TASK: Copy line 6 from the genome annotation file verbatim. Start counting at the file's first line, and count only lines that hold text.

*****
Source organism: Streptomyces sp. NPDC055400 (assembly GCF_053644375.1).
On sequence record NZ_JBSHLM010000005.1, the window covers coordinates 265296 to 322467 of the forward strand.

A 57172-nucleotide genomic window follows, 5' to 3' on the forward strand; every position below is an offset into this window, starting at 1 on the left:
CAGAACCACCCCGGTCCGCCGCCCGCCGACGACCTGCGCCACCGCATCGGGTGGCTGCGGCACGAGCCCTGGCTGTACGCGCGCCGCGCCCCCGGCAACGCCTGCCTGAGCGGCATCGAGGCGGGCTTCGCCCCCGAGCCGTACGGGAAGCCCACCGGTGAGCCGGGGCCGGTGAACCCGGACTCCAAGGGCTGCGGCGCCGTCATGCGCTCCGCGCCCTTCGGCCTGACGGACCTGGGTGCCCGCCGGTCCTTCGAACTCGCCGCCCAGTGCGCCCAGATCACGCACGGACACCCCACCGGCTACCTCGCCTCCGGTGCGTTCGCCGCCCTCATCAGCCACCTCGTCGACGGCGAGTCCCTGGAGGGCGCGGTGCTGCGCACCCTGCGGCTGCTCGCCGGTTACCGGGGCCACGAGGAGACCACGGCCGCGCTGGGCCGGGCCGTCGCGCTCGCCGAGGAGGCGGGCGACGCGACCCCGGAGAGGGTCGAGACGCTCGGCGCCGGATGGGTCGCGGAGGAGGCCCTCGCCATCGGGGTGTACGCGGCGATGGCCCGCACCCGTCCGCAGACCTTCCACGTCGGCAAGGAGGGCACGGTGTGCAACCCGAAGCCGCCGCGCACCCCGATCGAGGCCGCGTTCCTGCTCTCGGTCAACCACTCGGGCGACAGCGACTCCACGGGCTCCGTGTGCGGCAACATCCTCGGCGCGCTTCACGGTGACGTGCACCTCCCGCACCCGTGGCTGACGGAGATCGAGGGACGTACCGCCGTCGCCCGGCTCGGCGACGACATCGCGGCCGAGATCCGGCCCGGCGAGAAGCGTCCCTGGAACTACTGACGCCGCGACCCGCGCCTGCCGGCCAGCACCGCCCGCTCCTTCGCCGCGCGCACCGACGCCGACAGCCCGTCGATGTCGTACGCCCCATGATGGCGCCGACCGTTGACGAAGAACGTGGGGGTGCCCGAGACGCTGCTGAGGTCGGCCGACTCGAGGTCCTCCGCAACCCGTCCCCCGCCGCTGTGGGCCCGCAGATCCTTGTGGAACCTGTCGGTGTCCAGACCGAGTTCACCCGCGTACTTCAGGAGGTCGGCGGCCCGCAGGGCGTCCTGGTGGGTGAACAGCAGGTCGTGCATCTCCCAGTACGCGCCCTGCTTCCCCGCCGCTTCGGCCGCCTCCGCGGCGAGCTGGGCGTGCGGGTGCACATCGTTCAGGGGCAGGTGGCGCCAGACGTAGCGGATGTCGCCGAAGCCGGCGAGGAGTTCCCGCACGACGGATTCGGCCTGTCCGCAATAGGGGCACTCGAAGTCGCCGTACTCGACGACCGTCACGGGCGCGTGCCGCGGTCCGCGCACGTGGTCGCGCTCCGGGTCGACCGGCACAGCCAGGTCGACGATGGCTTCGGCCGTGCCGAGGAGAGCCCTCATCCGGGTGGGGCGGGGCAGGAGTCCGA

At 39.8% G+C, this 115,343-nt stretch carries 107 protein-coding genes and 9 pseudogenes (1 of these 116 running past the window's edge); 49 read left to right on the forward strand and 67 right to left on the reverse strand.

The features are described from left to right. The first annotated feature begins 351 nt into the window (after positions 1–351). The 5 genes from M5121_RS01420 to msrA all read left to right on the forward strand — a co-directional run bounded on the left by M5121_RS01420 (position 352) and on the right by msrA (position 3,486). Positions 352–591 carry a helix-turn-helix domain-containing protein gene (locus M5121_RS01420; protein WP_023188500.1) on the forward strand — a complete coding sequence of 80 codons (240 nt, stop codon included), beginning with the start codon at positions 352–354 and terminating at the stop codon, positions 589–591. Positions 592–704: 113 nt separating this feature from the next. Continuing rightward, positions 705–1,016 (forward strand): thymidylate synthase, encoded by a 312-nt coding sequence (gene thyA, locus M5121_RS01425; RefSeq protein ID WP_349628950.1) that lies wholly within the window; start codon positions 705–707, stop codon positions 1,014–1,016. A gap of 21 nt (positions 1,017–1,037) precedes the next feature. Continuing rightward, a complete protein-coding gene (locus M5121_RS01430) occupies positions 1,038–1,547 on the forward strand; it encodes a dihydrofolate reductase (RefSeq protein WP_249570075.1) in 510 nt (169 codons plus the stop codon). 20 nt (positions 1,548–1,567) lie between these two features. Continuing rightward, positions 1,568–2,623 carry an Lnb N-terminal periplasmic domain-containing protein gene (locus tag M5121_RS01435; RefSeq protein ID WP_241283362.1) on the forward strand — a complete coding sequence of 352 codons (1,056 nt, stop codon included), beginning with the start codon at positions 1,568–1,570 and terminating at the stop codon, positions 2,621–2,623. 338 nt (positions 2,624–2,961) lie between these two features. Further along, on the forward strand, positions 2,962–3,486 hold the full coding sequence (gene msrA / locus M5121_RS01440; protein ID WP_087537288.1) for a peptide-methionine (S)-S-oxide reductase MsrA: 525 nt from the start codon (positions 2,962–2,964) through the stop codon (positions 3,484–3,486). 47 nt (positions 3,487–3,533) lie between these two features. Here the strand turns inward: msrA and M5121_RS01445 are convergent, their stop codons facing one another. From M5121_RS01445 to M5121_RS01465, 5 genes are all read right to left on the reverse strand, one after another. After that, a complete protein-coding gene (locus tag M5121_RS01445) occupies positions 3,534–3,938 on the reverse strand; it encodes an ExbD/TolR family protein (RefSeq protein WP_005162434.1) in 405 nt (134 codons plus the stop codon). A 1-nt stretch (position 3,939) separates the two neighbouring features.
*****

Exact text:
The features are described from left to right. The first annotated feature begins 351 nt into the window (after positions 1–351). The 5 genes from M5121_RS01420 to msrA all read left to right on the forward strand — a co-directional run bounded on the left by M5121_RS01420 (position 352) and on the right by msrA (position 3,486). Positions 352–591 carry a helix-turn-helix domain-containing protein gene (locus M5121_RS01420; protein WP_023188500.1) on the forward strand — a complete coding sequence of 80 codons (240 nt, stop codon included), beginning with the start codon at positions 352–354 and terminating at the stop codon, positions 589–591. Positions 592–704: 113 nt separating this feature from the next. Continuing rightward, positions 705–1,016 (forward strand): thymidylate synthase, encoded by a 312-nt coding sequence (gene thyA, locus M5121_RS01425; RefSeq protein ID WP_349628950.1) that lies wholly within the window; start codon positions 705–707, stop codon positions 1,014–1,016. A gap of 21 nt (positions 1,017–1,037) precedes the next feature. Continuing rightward, a complete protein-coding gene (locus M5121_RS01430) occupies positions 1,038–1,547 on the forward strand; it encodes a dihydrofolate reductase (RefSeq protein WP_249570075.1) in 510 nt (169 codons plus the stop codon). 20 nt (positions 1,548–1,567) lie between these two features. Continuing rightward, positions 1,568–2,623 carry an Lnb N-terminal periplasmic domain-containing protein gene (locus tag M5121_RS01435; RefSeq protein ID WP_241283362.1) on the forward strand — a complete coding sequence of 352 codons (1,056 nt, stop codon included), beginning with the start codon at positions 1,568–1,570 and terminating at the stop codon, positions 2,621–2,623. 338 nt (positions 2,624–2,961) lie between these two features. Further along, on the forward strand, positions 2,962–3,486 hold the full coding sequence (gene msrA / locus M5121_RS01440; protein ID WP_087537288.1) for a peptide-methionine (S)-S-oxide reductase MsrA: 525 nt from the start codon (positions 2,962–2,964) through the stop codon (positions 3,484–3,486). 47 nt (positions 3,487–3,533) lie between these two features. Here the strand turns inward: msrA and M5121_RS01445 are convergent, their stop codons facing one another. From M5121_RS01445 to M5121_RS01465, 5 genes are all read right to left on the reverse strand, one after another. After that, a complete protein-coding gene (locus tag M5121_RS01445) occupies positions 3,534–3,938 on the reverse strand; it encodes an ExbD/TolR family protein (RefSeq protein WP_005162434.1) in 405 nt (134 codons plus the stop codon). A 1-nt stretch (position 3,939) separates the two neighbouring features.